Dahab - Lying on the east coast of the Sinai peninsula, Dahab is a sleepy, laid back place, which used to be famed for it's easily available dope and general hippie ambience. These days it's not quite the stoned out place it used to be, but it's still a very nice town in which to relax, drink a mango juice while watching the Red Sea lapping gently at the shore, and generally chill out. On the other hand, it is also a Mecca for divers and snorkellers, boasting some fantastic dive sites, and a plethora of dive clubs and schools for those who wish to learn. Among the best are:
Fantasea Dive Centre
In terms of accommodation, Dahab has it all. Everything from a 5LE a night bamboo hut, to the Hilton. Cheap camps that I would recommend are 'Alaska', 'Fantasea', 'Green Valley' and 'Camelot', although this last one has the disadvantage of being close to Dahab's only late night/loud music bar, so unless you don't hit the hay until 3am, you'll be listening to it while you try to sleep. At a slightly higher price, the 'Coral Coast' hotel is also apparently very nice.
Jasmina Pension (5 mins from seafront) - Popular with divers this is the next level up from the camps and is good value at £7 a night based on 2 people sharing. It can get a bit noisy with street traffic and the call to prayer but you get used to it. They also do a Bedouin style BBQ if there is a group of you that is worth doing one night.
Jasmine Pension (Mashraba) - Not to be confused with the Jasmina, this place is in the quieter part of town and was highly recommended to us, apparently not that more expensive than the Jasmina.
There are a plethora of restaurants spread out along the waterfront. Most of the ones along the beach are decidedly mediocre, despite what the touts who hang around outside will tell you. The food is average, overpriced, and takes far too long to arrive.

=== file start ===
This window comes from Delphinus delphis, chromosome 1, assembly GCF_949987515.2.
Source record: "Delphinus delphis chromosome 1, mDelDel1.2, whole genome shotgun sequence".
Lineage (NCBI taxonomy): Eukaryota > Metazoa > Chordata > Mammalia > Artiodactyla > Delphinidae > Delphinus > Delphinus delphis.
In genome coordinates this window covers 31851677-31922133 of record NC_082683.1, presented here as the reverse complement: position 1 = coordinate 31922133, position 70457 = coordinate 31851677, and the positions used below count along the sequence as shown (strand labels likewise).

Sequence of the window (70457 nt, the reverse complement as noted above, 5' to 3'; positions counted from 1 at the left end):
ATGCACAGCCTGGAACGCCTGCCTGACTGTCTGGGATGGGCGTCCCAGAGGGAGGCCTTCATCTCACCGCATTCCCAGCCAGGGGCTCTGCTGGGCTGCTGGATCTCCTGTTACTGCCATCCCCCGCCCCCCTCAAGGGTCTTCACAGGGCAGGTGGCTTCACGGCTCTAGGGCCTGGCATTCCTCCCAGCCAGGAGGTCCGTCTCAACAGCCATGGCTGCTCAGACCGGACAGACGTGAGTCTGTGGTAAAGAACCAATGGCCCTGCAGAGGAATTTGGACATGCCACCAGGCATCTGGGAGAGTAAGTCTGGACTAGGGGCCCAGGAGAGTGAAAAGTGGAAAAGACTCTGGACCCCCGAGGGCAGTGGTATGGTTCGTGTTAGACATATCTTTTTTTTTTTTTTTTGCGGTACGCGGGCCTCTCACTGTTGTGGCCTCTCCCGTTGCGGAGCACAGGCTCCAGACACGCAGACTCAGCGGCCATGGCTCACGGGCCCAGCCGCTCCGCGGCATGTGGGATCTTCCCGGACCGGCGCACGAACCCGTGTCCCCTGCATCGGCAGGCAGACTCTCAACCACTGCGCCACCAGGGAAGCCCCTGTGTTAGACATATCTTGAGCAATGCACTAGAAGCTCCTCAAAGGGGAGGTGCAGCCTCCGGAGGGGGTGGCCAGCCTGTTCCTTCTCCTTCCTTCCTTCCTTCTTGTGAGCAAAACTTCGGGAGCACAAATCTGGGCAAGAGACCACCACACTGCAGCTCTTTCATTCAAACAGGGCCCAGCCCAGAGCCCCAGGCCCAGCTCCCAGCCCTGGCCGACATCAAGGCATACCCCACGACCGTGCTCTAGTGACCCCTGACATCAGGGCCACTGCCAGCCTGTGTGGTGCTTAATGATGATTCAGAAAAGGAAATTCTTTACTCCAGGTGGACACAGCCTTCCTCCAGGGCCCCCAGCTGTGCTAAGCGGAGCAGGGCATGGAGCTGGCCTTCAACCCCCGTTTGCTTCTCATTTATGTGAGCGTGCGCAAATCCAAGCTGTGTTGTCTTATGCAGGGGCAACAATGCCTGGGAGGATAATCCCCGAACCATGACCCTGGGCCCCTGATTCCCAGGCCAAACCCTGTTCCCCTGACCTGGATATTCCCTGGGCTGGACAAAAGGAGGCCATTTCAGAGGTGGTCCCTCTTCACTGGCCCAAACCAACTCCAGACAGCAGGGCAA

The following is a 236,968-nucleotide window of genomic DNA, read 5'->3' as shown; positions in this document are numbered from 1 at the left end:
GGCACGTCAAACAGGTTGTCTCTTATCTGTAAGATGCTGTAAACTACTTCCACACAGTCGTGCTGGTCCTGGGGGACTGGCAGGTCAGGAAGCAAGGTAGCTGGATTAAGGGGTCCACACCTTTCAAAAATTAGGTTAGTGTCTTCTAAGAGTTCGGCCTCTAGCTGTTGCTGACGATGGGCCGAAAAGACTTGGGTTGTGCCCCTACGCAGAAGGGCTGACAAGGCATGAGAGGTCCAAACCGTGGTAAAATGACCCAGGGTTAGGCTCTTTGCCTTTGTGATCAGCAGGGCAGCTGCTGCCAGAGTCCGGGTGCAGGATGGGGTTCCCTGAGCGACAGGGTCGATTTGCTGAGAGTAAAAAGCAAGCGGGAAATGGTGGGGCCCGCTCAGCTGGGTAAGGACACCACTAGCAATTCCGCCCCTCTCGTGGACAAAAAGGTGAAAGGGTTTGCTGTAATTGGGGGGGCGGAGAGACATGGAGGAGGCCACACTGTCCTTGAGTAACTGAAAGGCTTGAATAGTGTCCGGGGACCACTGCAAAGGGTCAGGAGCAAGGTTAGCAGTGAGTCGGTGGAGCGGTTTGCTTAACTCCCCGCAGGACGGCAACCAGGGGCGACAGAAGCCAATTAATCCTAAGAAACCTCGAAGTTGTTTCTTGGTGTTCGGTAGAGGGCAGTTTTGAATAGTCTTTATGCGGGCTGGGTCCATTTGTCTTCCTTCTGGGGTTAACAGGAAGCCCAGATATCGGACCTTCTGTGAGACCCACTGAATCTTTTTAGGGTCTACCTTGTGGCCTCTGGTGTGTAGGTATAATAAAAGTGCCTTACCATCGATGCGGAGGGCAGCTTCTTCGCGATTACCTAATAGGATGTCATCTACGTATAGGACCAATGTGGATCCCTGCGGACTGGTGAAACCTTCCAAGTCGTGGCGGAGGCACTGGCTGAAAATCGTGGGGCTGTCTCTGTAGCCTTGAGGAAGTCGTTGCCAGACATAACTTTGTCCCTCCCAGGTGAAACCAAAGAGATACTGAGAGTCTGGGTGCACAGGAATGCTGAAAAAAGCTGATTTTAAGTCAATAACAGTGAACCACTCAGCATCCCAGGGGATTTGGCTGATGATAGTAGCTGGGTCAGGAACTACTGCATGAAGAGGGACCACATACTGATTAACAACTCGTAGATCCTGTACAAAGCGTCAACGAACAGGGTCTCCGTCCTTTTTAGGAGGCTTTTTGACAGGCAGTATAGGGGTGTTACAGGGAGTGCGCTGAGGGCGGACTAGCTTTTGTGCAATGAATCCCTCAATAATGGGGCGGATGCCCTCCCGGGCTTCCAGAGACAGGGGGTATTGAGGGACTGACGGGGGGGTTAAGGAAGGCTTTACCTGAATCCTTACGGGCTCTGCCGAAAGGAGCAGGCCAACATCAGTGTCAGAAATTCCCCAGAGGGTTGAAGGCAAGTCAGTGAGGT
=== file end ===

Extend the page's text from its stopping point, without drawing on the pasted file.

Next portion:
Laughing Buddha - Good for a good, generous, cheap Egyptian breakfast
Sharks - Opens at 6pm and is one of the best restaurants in Dahab. The portions are enormous, the food is good, the prices are very reasonable, and Osama the owner is an absolutely lovely bloke. He went to the length of bringing in a vegetarian cookbook for me, and saying, "Pick something, and I'll cook it for you tomorrow." !
Al Capones (First restaurant after bridge) - Better than most places on the front but still a long way off dazzling. No Alcohol.
Nessima Resort (Mashraba) - One of the best places to eat in Dahab and also watch the sunset. Their Bedouin Fish meal comes highly recommended. Serves beer.
Penguin Cafe (Mashraba) - Waterside cafe serving good food
Faces Bar (Mashraba) - Quiet bar on waterfront, a good place to enjoy an afternoon beer and a book. Gets a bit busier at nightimes.
Calm Inn (Masbat) - Beautifully decorated jungle lodge style restaurant serving healthy wholesome food. It goes without saying that it caters excellently for vegetarians. The food is exquisite and presented well. No Alcohol allowed.
Al Farna Cafe (Masbat) - A good place to have breakfast if you don't mind cats and the odd fly!
Friends Restaurant (Masbat) - Good breakfasts and cleaner than a lot of seafront places.
Jasmine Restaurant (Mashraba) - A nice seaside setting to eat good food, this place is one of the better seafront places, serves Stella Beer.
Dahab Hilton (Dahab City) - Should you have the misfortune to accidentally end up here you can get a buffet for 90 LE in which you can eat as much as you like, the food is good but nowhere near the quality that you would expect from European Hilton's and watch out for clumsy waiters with steel trays!
Trattoria Pizziera (Masbat) - Cheap Italian place on the seafront with quick service but don't expect anything special.
Tota's Dance Bar (Masbat) - The hub of Dahab entertainment in the shape of a boat that is open to 3am every night. This place also serves good lunches (Italian and Vegetarian) and has a nice chill out area at the back where you can relax with a shisha. Also has a pool table.
Crazy House Bar (Masbat) - A nice place to have a beer and watch the sunset, also has a good pool table, although they only seem to own 3 CDs (2 chillout and 1 Bob Marley) that play on auto-repeat and skip quite often!
Furry Cup Bar - Popular dive bar past the lighthouse, can get quite busy on party nights. Also serves excellent steak and shows Sky Sports.
Info supplied by Andy Webb, Elaine Coates and Andy Coates